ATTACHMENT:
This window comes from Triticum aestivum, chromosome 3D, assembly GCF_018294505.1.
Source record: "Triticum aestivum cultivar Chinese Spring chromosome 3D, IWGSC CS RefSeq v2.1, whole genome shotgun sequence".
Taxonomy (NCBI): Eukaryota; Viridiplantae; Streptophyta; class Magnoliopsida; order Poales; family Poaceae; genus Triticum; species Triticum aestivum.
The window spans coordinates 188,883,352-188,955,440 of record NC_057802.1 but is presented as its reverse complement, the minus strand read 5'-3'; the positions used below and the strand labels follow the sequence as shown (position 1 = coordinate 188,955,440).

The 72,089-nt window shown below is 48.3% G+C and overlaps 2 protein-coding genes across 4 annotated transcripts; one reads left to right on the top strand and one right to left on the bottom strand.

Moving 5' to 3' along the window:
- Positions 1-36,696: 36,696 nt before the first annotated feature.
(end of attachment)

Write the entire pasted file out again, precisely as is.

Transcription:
This window comes from Triticum aestivum, chromosome 3D, assembly GCF_018294505.1.
Source record: "Triticum aestivum cultivar Chinese Spring chromosome 3D, IWGSC CS RefSeq v2.1, whole genome shotgun sequence".
Taxonomy (NCBI): Eukaryota; Viridiplantae; Streptophyta; class Magnoliopsida; order Poales; family Poaceae; genus Triticum; species Triticum aestivum.
The window spans coordinates 188,883,352-188,955,440 of record NC_057802.1 but is presented as its reverse complement, the minus strand read 5'-3'; the positions used below and the strand labels follow the sequence as shown (position 1 = coordinate 188,955,440).

The 72,089-nt window shown below is 48.3% G+C and overlaps 2 protein-coding genes across 4 annotated transcripts; one reads left to right on the top strand and one right to left on the bottom strand.

Moving 5' to 3' along the window:
- Positions 1-36,696: 36,696 nt before the first annotated feature.